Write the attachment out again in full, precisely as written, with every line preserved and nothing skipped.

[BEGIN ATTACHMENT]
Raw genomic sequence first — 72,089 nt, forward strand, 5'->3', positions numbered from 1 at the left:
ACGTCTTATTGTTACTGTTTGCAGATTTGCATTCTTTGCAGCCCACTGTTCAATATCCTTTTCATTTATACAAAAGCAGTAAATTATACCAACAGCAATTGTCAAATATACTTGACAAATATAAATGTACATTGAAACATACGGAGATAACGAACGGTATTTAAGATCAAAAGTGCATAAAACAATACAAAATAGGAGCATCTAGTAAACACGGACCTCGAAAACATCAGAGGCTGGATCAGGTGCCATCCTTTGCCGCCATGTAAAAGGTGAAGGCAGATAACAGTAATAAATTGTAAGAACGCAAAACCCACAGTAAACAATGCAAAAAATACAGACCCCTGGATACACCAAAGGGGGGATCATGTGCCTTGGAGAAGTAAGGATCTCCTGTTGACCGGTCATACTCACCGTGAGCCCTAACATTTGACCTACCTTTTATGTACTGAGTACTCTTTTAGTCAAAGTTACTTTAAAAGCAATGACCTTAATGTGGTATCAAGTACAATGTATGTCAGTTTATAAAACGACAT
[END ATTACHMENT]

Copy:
Raw genomic sequence first — 72,089 nt, forward strand, 5'->3', positions numbered from 1 at the left:
ACGTCTTATTGTTACTGTTTGCAGATTTGCATTCTTTGCAGCCCACTGTTCAATATCCTTTTCATTTATACAAAAGCAGTAAATTATACCAACAGCAATTGTCAAATATACTTGACAAATATAAATGTACATTGAAACATACGGAGATAACGAACGGTATTTAAGATCAAAAGTGCATAAAACAATACAAAATAGGAGCATCTAGTAAACACGGACCTCGAAAACATCAGAGGCTGGATCAGGTGCCATCCTTTGCCGCCATGTAAAAGGTGAAGGCAGATAACAGTAATAAATTGTAAGAACGCAAAACCCACAGTAAACAATGCAAAAAATACAGACCCCTGGATACACCAAAGGGGGGATCATGTGCCTTGGAGAAGTAAGGATCTCCTGTTGACCGGTCATACTCACCGTGAGCCCTAACATTTGACCTACCTTTTATGTACTGAGTACTCTTTTAGTCAAAGTTACTTTAAAAGCAATGACCTTAATGTGGTATCAAGTACAATGTATGTCAGTTTATAAAACGACAT